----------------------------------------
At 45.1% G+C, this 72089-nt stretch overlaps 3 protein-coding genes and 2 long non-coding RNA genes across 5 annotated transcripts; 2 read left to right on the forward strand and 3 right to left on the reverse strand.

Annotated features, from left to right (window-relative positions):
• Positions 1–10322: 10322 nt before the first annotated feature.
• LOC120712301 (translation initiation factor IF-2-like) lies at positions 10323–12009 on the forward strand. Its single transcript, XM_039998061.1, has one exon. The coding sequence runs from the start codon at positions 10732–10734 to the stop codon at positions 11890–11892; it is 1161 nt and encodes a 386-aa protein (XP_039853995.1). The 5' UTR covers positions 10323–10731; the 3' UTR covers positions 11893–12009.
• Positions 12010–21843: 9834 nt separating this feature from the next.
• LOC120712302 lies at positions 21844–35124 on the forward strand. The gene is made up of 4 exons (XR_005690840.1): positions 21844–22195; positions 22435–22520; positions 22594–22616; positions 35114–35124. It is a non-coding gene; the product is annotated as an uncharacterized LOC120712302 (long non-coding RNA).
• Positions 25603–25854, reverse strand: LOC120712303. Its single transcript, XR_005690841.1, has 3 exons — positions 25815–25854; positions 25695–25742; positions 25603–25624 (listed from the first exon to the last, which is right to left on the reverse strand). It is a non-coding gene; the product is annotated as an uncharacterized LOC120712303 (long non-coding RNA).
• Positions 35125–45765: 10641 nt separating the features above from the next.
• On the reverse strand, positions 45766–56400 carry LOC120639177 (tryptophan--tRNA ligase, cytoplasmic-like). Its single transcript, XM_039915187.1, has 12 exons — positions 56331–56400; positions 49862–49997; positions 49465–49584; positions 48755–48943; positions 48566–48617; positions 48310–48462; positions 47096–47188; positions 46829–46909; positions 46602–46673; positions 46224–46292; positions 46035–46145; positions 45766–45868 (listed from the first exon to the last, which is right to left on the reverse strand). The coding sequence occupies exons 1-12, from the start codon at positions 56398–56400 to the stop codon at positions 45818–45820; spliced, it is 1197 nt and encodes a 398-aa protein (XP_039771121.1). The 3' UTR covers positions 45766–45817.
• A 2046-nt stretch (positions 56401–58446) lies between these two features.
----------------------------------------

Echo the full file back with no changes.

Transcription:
At 45.1% G+C, this 72089-nt stretch overlaps 3 protein-coding genes and 2 long non-coding RNA genes across 5 annotated transcripts; 2 read left to right on the forward strand and 3 right to left on the reverse strand.

Annotated features, from left to right (window-relative positions):
• Positions 1–10322: 10322 nt before the first annotated feature.
• LOC120712301 (translation initiation factor IF-2-like) lies at positions 10323–12009 on the forward strand. Its single transcript, XM_039998061.1, has one exon. The coding sequence runs from the start codon at positions 10732–10734 to the stop codon at positions 11890–11892; it is 1161 nt and encodes a 386-aa protein (XP_039853995.1). The 5' UTR covers positions 10323–10731; the 3' UTR covers positions 11893–12009.
• Positions 12010–21843: 9834 nt separating this feature from the next.
• LOC120712302 lies at positions 21844–35124 on the forward strand. The gene is made up of 4 exons (XR_005690840.1): positions 21844–22195; positions 22435–22520; positions 22594–22616; positions 35114–35124. It is a non-coding gene; the product is annotated as an uncharacterized LOC120712302 (long non-coding RNA).
• Positions 25603–25854, reverse strand: LOC120712303. Its single transcript, XR_005690841.1, has 3 exons — positions 25815–25854; positions 25695–25742; positions 25603–25624 (listed from the first exon to the last, which is right to left on the reverse strand). It is a non-coding gene; the product is annotated as an uncharacterized LOC120712303 (long non-coding RNA).
• Positions 35125–45765: 10641 nt separating the features above from the next.
• On the reverse strand, positions 45766–56400 carry LOC120639177 (tryptophan--tRNA ligase, cytoplasmic-like). Its single transcript, XM_039915187.1, has 12 exons — positions 56331–56400; positions 49862–49997; positions 49465–49584; positions 48755–48943; positions 48566–48617; positions 48310–48462; positions 47096–47188; positions 46829–46909; positions 46602–46673; positions 46224–46292; positions 46035–46145; positions 45766–45868 (listed from the first exon to the last, which is right to left on the reverse strand). The coding sequence occupies exons 1-12, from the start codon at positions 56398–56400 to the stop codon at positions 45818–45820; spliced, it is 1197 nt and encodes a 398-aa protein (XP_039771121.1). The 3' UTR covers positions 45766–45817.
• A 2046-nt stretch (positions 56401–58446) lies between these two features.